Life Happens – and That’s Your Strength

Manufacturing Millionaires

Sherry Knight

President & CEO at StayUnstoppABLE.com

Life! It keeps getting in the way! You know what I mean – the gallon of milk gets spilled on the floor just as you’re running out the door to work, your parked car gets hit by a hit and run driver, your mom falls and breaks her hip and the list goes on and on and on. No matter, these are not necessarily life- threatening issues. Yet they are fodder for your presentations.

Let’s go a step deeper and consider the bank calling in your line of credit – NOW, the death of a child, a spouse, a parent, a life-threatening illness, winning the lottery, climbing Mount Robson (for those of you who do not know it is the highest mountain to climb in Canada), the birth of a child. These are all situations we deal with, some happy and some sad. And each can have a place in your presentation.

You see, when you speak, your audience wants to know the real you. I learned this one the hard way. I would share stories, the kind I read about everyone else because my life didn’t have anything I felt was meaningful to other people. Yet, when I started to be more authentic and tell my own stories everything changed. It was a cruel, yet happy lesson – I had spent so many years not telling my own story. Learn from me, use your own stories – you’ve got a ton, I know!

It starts by simply sitting down one rainy afternoon or a sunny afternoon on your patio, pen and paper in hand. A good idea is to fold your paper in half lengthways – write PROS on one half and CONS on the other. You already have your topic in mind so now ramble on through your mind to the various things that have happened in your life – the good and the not so good that might relate to your chosen topic.

It’s always a good idea to have someone with you that knows a fair amount about your life – mom, dad, sibling, close friend – it doesn’t matter who. The goal is to generate as many PERSONAL situations as you possibly can. There is no need to write down the whole situation; simply write down a few of the key words so you will remember the occurrence later when you go back through your list.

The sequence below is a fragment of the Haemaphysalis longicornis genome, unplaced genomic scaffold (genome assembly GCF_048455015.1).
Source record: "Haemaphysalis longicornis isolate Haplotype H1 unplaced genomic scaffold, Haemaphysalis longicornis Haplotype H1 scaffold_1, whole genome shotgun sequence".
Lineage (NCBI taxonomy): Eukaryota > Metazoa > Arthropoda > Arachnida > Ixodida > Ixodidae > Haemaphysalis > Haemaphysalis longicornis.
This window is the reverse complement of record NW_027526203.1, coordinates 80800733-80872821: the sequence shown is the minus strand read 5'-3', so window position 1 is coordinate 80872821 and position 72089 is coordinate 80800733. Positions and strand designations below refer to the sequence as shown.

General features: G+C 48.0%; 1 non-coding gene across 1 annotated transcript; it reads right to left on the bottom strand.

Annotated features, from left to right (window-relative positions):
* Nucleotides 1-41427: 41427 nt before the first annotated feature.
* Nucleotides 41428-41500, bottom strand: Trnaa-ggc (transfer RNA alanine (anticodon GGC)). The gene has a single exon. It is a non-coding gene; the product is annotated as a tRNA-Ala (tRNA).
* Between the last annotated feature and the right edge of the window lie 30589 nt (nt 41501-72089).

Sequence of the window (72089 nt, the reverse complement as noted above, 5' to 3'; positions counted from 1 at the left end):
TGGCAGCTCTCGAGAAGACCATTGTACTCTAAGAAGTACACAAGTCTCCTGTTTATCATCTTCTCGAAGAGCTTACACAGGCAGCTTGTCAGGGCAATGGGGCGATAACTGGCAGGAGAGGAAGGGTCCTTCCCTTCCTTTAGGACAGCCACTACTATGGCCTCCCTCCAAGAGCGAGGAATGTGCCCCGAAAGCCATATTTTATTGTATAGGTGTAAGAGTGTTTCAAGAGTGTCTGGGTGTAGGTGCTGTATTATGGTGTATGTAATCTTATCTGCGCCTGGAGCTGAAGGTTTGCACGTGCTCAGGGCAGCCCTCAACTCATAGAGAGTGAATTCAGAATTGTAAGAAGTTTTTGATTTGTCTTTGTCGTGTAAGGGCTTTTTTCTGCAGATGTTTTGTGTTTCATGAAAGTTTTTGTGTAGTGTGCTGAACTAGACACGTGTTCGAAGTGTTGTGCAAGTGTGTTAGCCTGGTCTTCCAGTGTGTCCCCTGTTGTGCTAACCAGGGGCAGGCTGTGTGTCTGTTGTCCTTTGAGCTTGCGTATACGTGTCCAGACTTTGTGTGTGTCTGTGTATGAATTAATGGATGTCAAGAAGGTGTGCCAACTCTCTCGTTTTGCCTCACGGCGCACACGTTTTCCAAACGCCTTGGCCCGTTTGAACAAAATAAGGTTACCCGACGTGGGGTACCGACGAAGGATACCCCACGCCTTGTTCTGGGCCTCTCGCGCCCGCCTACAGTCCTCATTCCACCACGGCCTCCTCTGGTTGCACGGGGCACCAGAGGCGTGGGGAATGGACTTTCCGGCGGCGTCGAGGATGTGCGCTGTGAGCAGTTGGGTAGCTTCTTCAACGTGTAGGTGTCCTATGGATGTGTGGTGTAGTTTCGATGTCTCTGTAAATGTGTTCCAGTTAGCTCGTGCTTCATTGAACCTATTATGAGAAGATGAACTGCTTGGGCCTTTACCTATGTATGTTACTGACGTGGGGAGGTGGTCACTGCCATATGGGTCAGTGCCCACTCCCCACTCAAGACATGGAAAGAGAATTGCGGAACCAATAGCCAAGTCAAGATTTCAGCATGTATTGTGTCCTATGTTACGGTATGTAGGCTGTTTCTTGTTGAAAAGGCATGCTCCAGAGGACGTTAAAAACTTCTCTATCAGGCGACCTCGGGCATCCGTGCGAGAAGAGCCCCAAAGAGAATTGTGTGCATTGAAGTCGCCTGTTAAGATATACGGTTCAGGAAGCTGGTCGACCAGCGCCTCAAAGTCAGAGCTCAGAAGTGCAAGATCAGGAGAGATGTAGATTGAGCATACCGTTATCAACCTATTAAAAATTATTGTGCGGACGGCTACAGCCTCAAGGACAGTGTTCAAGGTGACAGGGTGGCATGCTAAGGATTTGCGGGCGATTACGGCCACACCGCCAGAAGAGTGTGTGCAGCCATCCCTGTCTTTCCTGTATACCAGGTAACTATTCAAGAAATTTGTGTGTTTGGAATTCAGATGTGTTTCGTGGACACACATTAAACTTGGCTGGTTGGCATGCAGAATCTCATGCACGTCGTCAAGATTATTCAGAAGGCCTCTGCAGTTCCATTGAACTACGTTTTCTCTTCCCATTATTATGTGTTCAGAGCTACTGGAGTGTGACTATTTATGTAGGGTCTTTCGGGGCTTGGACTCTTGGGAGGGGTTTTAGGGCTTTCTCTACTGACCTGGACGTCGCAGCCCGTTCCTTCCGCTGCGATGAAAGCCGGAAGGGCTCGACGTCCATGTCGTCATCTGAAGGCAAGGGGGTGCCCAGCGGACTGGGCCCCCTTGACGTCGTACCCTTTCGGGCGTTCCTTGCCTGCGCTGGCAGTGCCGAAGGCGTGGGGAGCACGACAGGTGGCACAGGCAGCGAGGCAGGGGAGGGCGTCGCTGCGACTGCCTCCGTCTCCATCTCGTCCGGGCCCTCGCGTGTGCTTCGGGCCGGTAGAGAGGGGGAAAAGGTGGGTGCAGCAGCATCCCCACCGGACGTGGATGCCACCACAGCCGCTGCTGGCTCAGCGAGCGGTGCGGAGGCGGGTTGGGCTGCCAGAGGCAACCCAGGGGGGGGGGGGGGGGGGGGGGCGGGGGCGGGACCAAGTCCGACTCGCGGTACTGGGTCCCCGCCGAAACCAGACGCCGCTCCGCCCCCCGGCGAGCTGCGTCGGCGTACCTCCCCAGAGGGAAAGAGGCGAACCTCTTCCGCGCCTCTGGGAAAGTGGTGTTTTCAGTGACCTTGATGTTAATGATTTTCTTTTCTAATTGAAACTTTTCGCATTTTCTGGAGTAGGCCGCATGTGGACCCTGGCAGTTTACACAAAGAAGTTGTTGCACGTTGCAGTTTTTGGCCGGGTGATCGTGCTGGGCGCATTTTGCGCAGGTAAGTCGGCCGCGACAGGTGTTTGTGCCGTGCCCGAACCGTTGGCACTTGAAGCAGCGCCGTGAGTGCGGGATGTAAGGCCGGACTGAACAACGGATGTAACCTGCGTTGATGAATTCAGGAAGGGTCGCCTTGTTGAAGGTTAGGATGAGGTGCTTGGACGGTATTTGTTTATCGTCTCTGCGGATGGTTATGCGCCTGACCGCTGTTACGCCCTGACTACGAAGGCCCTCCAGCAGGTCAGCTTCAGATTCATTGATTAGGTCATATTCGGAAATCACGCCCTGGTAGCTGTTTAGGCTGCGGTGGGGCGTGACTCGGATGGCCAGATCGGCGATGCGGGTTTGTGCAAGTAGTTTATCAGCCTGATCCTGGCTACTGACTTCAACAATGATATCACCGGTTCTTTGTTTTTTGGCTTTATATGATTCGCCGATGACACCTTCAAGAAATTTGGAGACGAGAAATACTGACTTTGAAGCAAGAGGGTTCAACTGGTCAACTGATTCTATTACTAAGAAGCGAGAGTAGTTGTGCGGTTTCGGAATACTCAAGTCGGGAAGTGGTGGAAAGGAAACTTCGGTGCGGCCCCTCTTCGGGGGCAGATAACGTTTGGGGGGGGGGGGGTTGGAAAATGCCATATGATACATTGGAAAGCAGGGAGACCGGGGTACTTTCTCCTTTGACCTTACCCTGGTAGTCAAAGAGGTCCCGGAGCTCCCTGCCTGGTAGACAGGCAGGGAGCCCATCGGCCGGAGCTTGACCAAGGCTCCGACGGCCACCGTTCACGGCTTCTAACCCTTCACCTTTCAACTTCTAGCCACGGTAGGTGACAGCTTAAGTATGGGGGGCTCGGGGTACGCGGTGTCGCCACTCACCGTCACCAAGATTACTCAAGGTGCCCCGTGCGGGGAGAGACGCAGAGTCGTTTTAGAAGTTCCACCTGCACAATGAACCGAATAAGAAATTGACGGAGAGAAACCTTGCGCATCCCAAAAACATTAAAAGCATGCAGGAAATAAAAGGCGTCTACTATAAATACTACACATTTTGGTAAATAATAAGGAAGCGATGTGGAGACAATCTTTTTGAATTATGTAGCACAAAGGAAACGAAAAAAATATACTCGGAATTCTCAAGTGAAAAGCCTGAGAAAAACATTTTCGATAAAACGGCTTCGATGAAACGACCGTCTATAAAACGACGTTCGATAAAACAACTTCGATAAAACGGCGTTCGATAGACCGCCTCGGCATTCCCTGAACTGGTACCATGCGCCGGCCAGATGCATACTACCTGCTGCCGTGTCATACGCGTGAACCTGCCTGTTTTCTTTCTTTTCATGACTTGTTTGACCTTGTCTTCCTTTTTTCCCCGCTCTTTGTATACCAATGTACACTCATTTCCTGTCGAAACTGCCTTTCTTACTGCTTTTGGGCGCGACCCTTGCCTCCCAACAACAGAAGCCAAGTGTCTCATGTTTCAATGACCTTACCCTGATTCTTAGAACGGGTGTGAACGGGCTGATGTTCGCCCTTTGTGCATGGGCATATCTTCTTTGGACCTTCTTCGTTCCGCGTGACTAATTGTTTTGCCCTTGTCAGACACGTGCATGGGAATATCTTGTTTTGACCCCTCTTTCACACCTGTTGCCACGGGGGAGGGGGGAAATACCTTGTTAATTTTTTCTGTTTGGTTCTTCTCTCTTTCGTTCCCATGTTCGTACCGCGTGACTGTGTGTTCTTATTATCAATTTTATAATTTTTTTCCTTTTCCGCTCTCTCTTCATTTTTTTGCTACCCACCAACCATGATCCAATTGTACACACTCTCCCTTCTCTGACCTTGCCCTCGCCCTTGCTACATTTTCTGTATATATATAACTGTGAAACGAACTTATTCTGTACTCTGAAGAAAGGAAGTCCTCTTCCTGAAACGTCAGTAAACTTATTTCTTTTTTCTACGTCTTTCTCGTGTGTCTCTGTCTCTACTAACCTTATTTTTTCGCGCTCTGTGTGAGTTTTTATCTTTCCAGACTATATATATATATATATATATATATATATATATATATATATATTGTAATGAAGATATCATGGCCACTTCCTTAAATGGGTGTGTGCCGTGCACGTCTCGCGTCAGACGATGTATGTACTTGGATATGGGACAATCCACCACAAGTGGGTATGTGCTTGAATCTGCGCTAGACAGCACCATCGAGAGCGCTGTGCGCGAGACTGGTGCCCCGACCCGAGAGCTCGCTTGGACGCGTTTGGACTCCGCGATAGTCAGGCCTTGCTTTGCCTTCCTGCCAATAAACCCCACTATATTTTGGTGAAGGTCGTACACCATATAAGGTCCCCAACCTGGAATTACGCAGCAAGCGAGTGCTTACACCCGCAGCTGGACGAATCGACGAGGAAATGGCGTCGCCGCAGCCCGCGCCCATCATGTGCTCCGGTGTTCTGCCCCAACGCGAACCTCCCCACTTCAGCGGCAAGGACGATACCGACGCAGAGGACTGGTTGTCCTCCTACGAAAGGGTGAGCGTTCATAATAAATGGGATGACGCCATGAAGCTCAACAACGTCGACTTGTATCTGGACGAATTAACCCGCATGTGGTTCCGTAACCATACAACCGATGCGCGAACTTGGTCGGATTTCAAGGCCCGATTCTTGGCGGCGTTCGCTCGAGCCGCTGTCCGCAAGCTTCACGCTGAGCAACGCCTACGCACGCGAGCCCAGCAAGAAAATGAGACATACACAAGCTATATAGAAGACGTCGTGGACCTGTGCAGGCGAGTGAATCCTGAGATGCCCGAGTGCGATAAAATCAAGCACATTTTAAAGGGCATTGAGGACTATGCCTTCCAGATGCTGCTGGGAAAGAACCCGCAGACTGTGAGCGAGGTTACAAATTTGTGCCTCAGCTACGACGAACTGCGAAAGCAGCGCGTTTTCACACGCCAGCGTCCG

Have your friend ask you questions, or focus on things that have happened to you both. The purpose here is to get out as many things that have happened to you in life as possible. Go back – way back as far as you can remember to gather remembrances that might be valuable in your story.

Let’s go a step deeper and consider the bank calling in your line of credit – NOW, the death of a child, a spouse, a parent, a life-threatening illness, winning the lottery, climbing Mount Robson (for those of you who do not know it is the highest mountain to climb in Canada), the birth of a child. These are all situations we deal with, some happy and some sad. And each can have a place in your presentation.

You see, when you speak, your audience wants to know the real you. I learned this one the hard way. I would share stories, the kind I read about everyone else because my life didn’t have anything I felt was meaningful to other people. Yet, when I started to be more authentic and tell my own stories everything changed. It was a cruel, yet happy lesson – I had spent so many years not telling my own story. Learn from me, use your own stories – you’ve got a ton, I know!

It starts by simply sitting down one rainy afternoon or a sunny afternoon on your patio, pen and paper in hand. A good idea is to fold your paper in half lengthways – write PROS on one half and CONS on the other. You already have your topic in mind so now ramble on through your mind to the various things that have happened in your life – the good and the not so good that might relate to your chosen topic.

It’s always a good idea to have someone with you that knows a fair amount about your life – mom, dad, sibling, close friend – it doesn’t matter who. The goal is to generate as many PERSONAL situations as you possibly can. There is no need to write down the whole situation; simply write down a few of the key words so you will remember the occurrence later when you go back through your list.

Have your friend ask you questions, or focus on things that have happened to you both. The purpose here is to get out as many things that have happened to you in life as possible. Go back – way back as far as you can remember to gather remembrances that might be valuable in your story.

You won’t stop with this initial list – it just gets your mind going. As the next few days go on you will find things popping into your mind. Great, run to your list and add these things – this could go on for days, months and even years. I find things pop into my head even now about “my story” that just never popped into my mind years ago.